If you haven’t figured it out yet, we love Sesame Street and Elle-girl loves Elmo! National Public Television offers many great programs for Adults as well as children 24hrs a day. NPR boasts of being viewer sponsored and therefore they do not buy into selling lots of products through commercials on their station. As a parent, I appreciate that. «Read the rest of this article»
It’s not over ’til it’s over. And the controversial Kurita/Barnes campaign for a seat in the Tennessee Senate is definitely not over.
Incumbent Senator Rosalind Kurita defeated challenger Atty. Tim Barnes by a mere 19 votes in the August primary, a win that was almost immediately contested by Barnes and his supporters. That win came on the heels of a controversial eleventh hour campaign play that put bold over-sized color postcards depicting Barnes, whose practice focuses on family law and adoption, as an attorney who defends drunk drivers and abusers.
The eleventh hour negative ad campaign incurred the wrath of 38 area attorneys who countered with their own election day ad and strong statement in defense of Barnes and of the right of every American to a defense, and about the “true” nature of Barnes’ legal practice. «Read the rest of this article»
The recent Tennessee State University’s Summer Stock Theatre staging of the Shakespeare classic further reinforces the timeless appeal of this classic love tragedy. The classic young love tragedy, given an urban setting, reflects strongly upon the reality of the modern day urban upheaval.
The tenderness and angst of a love forbidden is the central focus of William Shakespeare’s classic, Romeo and Juliet. The 2008 summer stock production staged at Tennessee State University was a brilliant jewel of a production. Directed by Barry Scott, a renowned stage performer in his own right, the staging gives the play a new flesh to fill. The young cast of newcomers and unknowns acquaints itself well in a production that keeps Shakespeare’s original language and feel alive and vibrant. The dynamics of the play flow evenly and smoothly through out the performance.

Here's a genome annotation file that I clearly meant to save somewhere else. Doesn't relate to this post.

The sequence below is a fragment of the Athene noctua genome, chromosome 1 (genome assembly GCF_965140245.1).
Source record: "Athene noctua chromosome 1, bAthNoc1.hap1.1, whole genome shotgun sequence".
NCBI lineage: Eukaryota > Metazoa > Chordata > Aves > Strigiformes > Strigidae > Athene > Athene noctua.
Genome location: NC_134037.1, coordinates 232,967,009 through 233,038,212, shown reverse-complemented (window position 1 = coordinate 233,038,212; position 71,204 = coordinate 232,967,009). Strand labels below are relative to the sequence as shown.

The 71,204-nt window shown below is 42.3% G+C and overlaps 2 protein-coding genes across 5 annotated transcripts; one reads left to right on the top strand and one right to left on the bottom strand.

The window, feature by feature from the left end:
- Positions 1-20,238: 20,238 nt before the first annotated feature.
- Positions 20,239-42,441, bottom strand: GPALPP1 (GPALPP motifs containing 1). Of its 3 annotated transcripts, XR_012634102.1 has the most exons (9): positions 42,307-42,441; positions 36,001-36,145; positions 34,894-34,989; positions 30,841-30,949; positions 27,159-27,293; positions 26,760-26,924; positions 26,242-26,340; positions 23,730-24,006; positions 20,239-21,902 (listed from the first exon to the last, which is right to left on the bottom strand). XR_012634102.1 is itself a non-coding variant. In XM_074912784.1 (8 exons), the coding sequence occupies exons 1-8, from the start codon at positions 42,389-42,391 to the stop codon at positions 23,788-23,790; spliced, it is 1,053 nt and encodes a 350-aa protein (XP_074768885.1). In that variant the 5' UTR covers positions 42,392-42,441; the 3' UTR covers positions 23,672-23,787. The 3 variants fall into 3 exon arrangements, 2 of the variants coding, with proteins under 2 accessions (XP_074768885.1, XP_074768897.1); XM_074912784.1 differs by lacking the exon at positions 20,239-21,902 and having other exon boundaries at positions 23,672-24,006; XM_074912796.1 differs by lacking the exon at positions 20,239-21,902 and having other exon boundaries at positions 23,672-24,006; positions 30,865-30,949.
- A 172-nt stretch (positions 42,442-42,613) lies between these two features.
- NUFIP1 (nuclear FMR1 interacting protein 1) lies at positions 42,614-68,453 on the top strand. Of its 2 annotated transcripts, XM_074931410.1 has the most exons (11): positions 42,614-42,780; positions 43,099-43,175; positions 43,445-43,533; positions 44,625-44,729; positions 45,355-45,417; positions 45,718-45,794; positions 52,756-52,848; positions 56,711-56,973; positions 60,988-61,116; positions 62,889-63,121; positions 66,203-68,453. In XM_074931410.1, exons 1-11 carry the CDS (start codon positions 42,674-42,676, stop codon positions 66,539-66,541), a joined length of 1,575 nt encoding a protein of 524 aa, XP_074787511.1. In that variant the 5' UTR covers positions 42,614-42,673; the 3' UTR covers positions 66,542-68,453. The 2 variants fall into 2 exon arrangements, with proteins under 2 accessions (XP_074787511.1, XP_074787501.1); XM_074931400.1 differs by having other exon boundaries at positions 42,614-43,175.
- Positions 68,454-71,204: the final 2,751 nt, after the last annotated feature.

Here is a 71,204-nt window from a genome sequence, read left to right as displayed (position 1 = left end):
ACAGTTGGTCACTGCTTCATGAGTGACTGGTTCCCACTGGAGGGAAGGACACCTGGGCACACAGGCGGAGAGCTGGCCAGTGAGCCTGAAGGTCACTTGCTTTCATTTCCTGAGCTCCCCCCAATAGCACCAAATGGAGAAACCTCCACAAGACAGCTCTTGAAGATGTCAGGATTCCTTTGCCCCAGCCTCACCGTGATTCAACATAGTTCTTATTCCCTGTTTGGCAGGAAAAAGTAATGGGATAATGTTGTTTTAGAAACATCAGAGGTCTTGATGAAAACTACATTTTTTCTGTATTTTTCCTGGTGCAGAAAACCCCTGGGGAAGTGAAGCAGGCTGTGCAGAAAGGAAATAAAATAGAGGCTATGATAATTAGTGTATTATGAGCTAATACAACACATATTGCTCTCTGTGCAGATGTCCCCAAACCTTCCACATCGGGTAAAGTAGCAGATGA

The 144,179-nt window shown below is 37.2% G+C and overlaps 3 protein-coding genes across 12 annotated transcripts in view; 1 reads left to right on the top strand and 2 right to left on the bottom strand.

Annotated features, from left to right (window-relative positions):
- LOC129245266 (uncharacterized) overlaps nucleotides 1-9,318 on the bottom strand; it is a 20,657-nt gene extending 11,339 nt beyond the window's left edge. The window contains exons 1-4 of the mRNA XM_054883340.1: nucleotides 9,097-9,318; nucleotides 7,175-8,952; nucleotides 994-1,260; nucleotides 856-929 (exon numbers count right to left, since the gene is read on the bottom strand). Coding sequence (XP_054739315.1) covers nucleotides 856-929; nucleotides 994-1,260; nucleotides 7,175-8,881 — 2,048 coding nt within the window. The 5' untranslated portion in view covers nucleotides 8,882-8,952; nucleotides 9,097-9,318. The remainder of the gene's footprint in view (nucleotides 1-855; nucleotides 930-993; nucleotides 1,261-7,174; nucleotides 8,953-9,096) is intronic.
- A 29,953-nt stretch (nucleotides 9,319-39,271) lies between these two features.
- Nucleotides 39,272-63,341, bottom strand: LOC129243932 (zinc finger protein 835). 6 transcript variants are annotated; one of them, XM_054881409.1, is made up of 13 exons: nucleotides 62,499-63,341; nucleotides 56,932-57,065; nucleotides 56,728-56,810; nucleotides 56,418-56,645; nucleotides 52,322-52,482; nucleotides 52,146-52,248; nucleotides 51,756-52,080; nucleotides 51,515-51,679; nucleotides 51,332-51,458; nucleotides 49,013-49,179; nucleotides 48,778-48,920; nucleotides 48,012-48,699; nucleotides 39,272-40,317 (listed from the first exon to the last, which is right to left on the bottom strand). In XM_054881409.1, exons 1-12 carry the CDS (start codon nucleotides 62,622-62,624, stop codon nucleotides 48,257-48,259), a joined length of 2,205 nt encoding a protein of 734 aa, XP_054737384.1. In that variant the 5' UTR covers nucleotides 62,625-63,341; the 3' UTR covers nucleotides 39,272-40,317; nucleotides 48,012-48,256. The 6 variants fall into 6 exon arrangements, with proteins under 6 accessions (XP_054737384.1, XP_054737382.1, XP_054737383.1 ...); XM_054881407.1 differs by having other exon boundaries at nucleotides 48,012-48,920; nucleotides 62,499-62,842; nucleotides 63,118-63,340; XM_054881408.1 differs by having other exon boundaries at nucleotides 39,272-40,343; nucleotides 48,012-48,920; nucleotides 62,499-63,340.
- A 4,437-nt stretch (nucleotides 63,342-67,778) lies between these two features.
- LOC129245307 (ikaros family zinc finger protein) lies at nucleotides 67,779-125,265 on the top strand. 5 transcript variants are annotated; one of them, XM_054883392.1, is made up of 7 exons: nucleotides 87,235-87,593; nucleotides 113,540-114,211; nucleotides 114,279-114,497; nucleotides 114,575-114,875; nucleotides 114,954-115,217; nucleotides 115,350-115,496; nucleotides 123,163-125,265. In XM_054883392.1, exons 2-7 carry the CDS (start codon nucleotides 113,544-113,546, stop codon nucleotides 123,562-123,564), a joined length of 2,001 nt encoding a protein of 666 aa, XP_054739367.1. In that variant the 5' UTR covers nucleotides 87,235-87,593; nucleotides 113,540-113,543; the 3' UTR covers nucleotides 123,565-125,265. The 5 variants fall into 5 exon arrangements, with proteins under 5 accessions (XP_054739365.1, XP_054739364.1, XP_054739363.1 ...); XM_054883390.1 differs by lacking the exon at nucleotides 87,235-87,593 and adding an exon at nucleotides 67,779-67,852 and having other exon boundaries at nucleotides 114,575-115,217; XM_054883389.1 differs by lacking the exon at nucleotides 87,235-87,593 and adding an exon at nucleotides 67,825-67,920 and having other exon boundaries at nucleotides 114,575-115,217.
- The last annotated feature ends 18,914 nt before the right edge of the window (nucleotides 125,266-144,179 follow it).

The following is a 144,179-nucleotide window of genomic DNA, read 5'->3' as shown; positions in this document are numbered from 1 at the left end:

But this production did offer something different. This time, the locale was not the standard Elizabethan Italian village setting. Director Scott, in a daring move, chose to transpose the setting to one of Nashville’s older troubled public housing communities. Additionally, daggers and swords were replaced with stage versions of handguns and automatic rifles. Costuming reflected urban street fashion instead of flowing gowns and bustiers. Strumming minstrels were replaced with modern day music. These changes, however, do not distract from the central focus of the play. Quite to the contrary, they serve to enhance the performance. «Read the rest of this article»
The ACLU is well-known throughout the nation but is frequently denounced by people who do not understand their mission. This organization is dedicated to the Constitution of the United States. For the ACLU, the Constitution is sacred, hallowed, and consecrated.
The ACLU focus is protecting the rights of individuals, whether they be in the minority or the majority. The ACLU shields citizens from abuse directed to minority groups. The are dedicated to defending, speaking up, and representing groups and individuals in court when said groups or individuals are threatened with loss of their constitutional rights.